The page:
And so, to celebrate, I figured I might as well run out and get some local produce and make myself a cocktail with it. Breakfast/brunch cocktail that is (although I do see many fruity, tropical - and let's not forget alcoholic - drinks in my future here too). You see, it's time again for another installment of that happy, heart-healthy event that I'm lucky enough to help my friends Ilva and Joanna host every month: Heart of the Matter, or HotM. I missed the party last month with the big move in full swing, so I wasn't about to miss this month, where Joanne is hosting a round-up of Brunch recipes (check her blog, or the HotM blog, for the round-up sometime after the 27th).

I love brunch. I especially love brunch with lots of food, lots of friends, and lots of champagne or cocktails. I also think that brunch should occasionally be enjoyed in pajamas, and so to honor this thought, I ate these nice little breakfast "cocktails" in my PJs and am writing this up sitting in them (ah, yes, there are sometimes great things about not being officially employed). So, I present to you my entry for this month's HotM: Lemony Fruit and Yogurt Cocktails. Now, these little numbers could probably be considered more of a "parfait" than a cocktail, but since I am sitting here, in my PJs, thinking of real fruity (alcoholic) cocktails, and because I served it in a fruity cocktail drink glass (otherwise known as a "big freakin' margarita glass"), I think I'll call them just that. Besides, I enjoyed it out on the lanai (porch) too - where all fruity cocktails, drinkable or otherwise, should be enjoyed.

I've long had dreams of incorporating quinoa into breakfast (don't ask me why), but here I went with whole wheat couscous for the texture. These are hearty enough to be breakfast (easy enough too) or you could put them in small, little cocktail glasses (martini anyone?) and they would be a perfect addition to brunch. It's very healthy, low in fat, and filling. I used non-fat yogurt and cooked the couscous in soy milk to keep the cholesterol down and give it a little sweetness. We used fruit that we had available, and that grows here (pineapple and 2 different kinds of papaya - see the picture above, and more on those later), but depending on where you are and the season, this would be great with any berries or citrus. If I'd had limes, I'd have put lime juice and zest in the yogurt instead of lemon to go with the tropical fruit, but maybe stick with the lemon for berries? Garnish with mint too, if you've got it!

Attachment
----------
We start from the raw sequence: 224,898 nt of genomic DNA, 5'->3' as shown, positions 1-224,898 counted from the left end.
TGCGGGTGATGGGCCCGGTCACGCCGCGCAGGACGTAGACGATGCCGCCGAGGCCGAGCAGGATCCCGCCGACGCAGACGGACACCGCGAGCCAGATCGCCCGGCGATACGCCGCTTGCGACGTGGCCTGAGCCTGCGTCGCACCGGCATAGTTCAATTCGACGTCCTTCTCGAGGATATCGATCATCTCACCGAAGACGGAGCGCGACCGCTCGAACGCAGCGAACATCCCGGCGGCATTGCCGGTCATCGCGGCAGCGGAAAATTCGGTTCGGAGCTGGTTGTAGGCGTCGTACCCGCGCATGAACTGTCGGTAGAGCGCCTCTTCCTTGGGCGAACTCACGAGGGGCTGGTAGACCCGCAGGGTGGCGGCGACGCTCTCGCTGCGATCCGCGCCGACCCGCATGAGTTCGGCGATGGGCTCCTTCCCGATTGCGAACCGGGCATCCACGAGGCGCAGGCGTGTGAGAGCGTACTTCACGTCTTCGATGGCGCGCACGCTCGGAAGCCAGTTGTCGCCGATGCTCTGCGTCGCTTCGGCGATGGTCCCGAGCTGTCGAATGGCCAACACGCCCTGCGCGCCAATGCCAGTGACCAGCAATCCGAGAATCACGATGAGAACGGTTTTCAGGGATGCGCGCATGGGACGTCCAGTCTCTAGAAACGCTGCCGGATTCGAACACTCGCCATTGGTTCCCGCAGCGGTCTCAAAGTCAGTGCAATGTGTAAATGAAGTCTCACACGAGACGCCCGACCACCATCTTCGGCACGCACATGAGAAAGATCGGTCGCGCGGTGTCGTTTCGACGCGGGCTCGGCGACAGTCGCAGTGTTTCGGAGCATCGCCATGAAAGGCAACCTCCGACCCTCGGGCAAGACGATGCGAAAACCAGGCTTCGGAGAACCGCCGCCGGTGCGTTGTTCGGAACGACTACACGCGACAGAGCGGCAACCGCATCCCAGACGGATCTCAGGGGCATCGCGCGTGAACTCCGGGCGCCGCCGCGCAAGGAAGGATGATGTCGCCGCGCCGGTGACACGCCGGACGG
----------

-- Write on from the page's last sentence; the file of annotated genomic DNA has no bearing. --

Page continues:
Lemony Fruit and Yogurt Cocktails
serves 2 for breakfast, 4 for brunch with other brunch-able goodies, and obviously could easily be scaled up for more

3/4 cup soymilk (you could even use low-fat)
1/2 cup whole wheat couscous
1 cup nonfat vanilla yogurt, drained overnight in cheesecloth
1 lemon, zested and juiced
sliced fresh fruit - at least 2 different kinds
mint, for garnish (optional)

Bring the soymilk almost to a boil over low heat, stirring frequently to prevent burning. Add the couscous, stir, cover the pot and remove it from the heat, letting it sit while you prepare the rest of the parfait ingredients (This could easily be made ahead and chilled, and I recommend it actually, because I had to make these twice - and let the couscous sit and cool - to get a pretty picture because the glasses kept steaming up. I might bring it to room temp before serving though).

In a small bowl, combine the drained yogurt ("yogurt cheese") with the lemon juice and lemon zest. Next, pick out your favorite cocktail glass, and fill the bottom with a large spoonful (or two, depending on your glass and how many you're feeding) of couscous. Layer one type of fruit atop the couscous, then add a layer of yogurt. Layer another type or two of fruit on top of the yogurt, garnish with mint (if you've got it - we didn't), and serve.


Welcome to the Islands

Ginger, flowering in our front yard

Aloha! Well, we've arrived in our new home on the island of Oahu and are finally beginning to settle in. It's been nearly two weeks of continually running the various errands that are required when you move to a new place and have nothing but the two bags you checked and the two you carried with you on the airplane (and, thankfully, your two dogs...who were so enormous and heavy that they were required to be "air cargo" - making them the most expensive part of your move - and that, to your dismay, have already have caught Hawaiian fleas even though you treated them for Oregon fleas just 10 days ago as part of the quarantine requirements for your new home state - arg!).